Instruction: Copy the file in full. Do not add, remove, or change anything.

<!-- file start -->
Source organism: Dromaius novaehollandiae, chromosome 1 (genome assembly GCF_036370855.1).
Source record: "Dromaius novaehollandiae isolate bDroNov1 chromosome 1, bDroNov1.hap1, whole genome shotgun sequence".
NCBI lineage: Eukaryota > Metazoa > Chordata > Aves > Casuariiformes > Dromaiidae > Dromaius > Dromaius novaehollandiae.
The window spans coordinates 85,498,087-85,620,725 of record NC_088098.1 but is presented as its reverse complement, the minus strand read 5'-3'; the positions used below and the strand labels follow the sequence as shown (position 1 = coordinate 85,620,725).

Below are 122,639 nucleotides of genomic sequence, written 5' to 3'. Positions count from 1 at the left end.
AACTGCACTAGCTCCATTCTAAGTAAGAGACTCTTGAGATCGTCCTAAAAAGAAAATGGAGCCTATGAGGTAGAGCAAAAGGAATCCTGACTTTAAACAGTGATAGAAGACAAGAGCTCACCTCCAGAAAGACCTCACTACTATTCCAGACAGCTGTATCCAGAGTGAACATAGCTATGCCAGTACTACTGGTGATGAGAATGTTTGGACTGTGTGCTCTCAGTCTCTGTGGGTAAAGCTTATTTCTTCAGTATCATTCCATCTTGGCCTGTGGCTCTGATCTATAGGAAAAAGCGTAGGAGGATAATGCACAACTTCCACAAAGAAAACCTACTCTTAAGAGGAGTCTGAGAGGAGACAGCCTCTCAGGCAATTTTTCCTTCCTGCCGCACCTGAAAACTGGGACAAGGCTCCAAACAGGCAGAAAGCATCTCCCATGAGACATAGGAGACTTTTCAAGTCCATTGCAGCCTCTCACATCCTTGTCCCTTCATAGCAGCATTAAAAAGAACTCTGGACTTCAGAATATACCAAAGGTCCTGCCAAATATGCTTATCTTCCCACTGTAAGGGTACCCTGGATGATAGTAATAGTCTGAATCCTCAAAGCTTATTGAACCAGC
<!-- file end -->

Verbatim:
Source organism: Dromaius novaehollandiae, chromosome 1 (genome assembly GCF_036370855.1).
Source record: "Dromaius novaehollandiae isolate bDroNov1 chromosome 1, bDroNov1.hap1, whole genome shotgun sequence".
NCBI lineage: Eukaryota > Metazoa > Chordata > Aves > Casuariiformes > Dromaiidae > Dromaius > Dromaius novaehollandiae.
The window spans coordinates 85,498,087-85,620,725 of record NC_088098.1 but is presented as its reverse complement, the minus strand read 5'-3'; the positions used below and the strand labels follow the sequence as shown (position 1 = coordinate 85,620,725).

Below are 122,639 nucleotides of genomic sequence, written 5' to 3'. Positions count from 1 at the left end.
AACTGCACTAGCTCCATTCTAAGTAAGAGACTCTTGAGATCGTCCTAAAAAGAAAATGGAGCCTATGAGGTAGAGCAAAAGGAATCCTGACTTTAAACAGTGATAGAAGACAAGAGCTCACCTCCAGAAAGACCTCACTACTATTCCAGACAGCTGTATCCAGAGTGAACATAGCTATGCCAGTACTACTGGTGATGAGAATGTTTGGACTGTGTGCTCTCAGTCTCTGTGGGTAAAGCTTATTTCTTCAGTATCATTCCATCTTGGCCTGTGGCTCTGATCTATAGGAAAAAGCGTAGGAGGATAATGCACAACTTCCACAAAGAAAACCTACTCTTAAGAGGAGTCTGAGAGGAGACAGCCTCTCAGGCAATTTTTCCTTCCTGCCGCACCTGAAAACTGGGACAAGGCTCCAAACAGGCAGAAAGCATCTCCCATGAGACATAGGAGACTTTTCAAGTCCATTGCAGCCTCTCACATCCTTGTCCCTTCATAGCAGCATTAAAAAGAACTCTGGACTTCAGAATATACCAAAGGTCCTGCCAAATATGCTTATCTTCCCACTGTAAGGGTACCCTGGATGATAGTAATAGTCTGAATCCTCAAAGCTTATTGAACCAGC